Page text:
Nichols is occasionally a bit ham-fisted as he establishes how tight money is for the LaForches, especially as they save up for their deaf daughter’s cochlear-implant surgery, while also trying to stash away cash for their annual beach vacation. An insurance worker tells Samantha that, believe it or not, her husband actually has a very good health-insurance policy, and then the film cuts directly to Curtis at the pharmacy, having a bit of co-pay sticker shock as he’s filling a prescription for mild sedatives to help him get through the night. Another cut takes us from a shot of Samantha at a sewing machine (in a later scene, she sells a pillow at a flea market for $8 in change) to Curtis at work, tending to a massive drill. More direct reminders of the family’s financial woes are better played when isolated within single scenes: “You take your eye off the ball in this economy and you’re screwed,” warns Curtis’s older brother, Kyle (Ray McKinnon).

But these few clunky edits jar largely because Nichols is otherwise so masterful with the smallest details, parsing them out in such a way that we come to know these characters organically, through the gradual accumulation of incomplete bits of information. In addition to a perceptive class-consciousness—something that also distinguished Shotgun Stories—Nichols’s screenplay is remarkable for how it deploys the loaded aside, constructing an entire family history from tiny scraps of dialogue: at a Sunday brunch Samantha’s father chastises Curtis for not going to church; Curtis suddenly snaps at his brother for not having gone to visit their mother; Curtis also mentions only once, in a session with a counselor, his father’s recent passing. One crucial exchange between Curtis and Samantha in their daughter’s doorway (“I still take off my boots so I won’t wake her up,” says Curtis; “I still whisper,” replies Samantha) suggests that Hannah has only recently lost her hearing, perhaps due to some accident—this goes some way toward explaining why Curtis so often dreams of his daughter’s imperilment, while leaving the hearing-loss backstory open-ended enough that it never comes to seem the definitive catalyst to his madness. For his part, Shannon’s most finely tuned mannerism is the almost imperceptible flinch, as when a doctor tells him and Samantha that their daughter is scheduled to have surgery in six weeks. (What if the storm comes before then?)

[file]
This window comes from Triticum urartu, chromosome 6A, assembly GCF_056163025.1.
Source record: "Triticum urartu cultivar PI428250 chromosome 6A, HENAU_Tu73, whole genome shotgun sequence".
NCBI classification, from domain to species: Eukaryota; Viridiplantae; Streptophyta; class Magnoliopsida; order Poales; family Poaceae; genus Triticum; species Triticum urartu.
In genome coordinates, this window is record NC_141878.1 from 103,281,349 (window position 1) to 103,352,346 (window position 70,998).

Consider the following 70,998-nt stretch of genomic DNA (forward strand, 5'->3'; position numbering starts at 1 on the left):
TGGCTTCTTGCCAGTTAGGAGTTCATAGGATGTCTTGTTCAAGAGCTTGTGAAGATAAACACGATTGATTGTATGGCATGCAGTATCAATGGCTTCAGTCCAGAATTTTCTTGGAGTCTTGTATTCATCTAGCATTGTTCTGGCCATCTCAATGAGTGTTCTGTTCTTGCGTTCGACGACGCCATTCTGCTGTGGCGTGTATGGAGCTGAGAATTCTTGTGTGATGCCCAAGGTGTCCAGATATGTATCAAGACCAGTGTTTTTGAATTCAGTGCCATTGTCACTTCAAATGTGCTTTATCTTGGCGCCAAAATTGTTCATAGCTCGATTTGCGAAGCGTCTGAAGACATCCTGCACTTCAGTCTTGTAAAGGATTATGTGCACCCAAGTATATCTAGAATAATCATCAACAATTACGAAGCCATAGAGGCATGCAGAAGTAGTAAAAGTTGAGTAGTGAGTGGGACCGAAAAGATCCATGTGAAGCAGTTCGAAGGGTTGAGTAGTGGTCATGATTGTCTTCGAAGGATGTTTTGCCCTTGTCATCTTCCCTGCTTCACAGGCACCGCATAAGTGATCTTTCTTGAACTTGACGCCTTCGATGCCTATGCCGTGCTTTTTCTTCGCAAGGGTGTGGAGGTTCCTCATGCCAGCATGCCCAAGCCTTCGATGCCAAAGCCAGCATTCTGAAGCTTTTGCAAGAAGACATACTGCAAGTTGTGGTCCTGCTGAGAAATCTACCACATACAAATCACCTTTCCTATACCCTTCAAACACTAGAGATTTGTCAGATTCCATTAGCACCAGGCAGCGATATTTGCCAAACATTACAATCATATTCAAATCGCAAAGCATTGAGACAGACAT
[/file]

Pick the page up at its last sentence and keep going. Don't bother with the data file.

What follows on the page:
“Novelistic” is a term usually applied to films that operate on a broader social canvas (and have a longer runtime, and perhaps a slightly more definite sense of purpose) than Take Shelter. But Nichols’s management of detail lends his film the density and texture of long-form realist fiction, with characters who seem to exist well beyond the margins of the frame. Though Take Shelter overreaches somewhat for cultural relevance, and though it suffers a bit in its overly orderly suspense-building representation of dreams and hallucinations (in other words, the parts furthest removed from the purview of realism), it nonetheless offers a sobering account of one working-class family’s tenuous grip on its comfortable domesticity. Most importantly, Take Shelter confirms what Shotgun Stories promised: that Nichols is fast becoming one of the deftest storytellers in American independent cinema.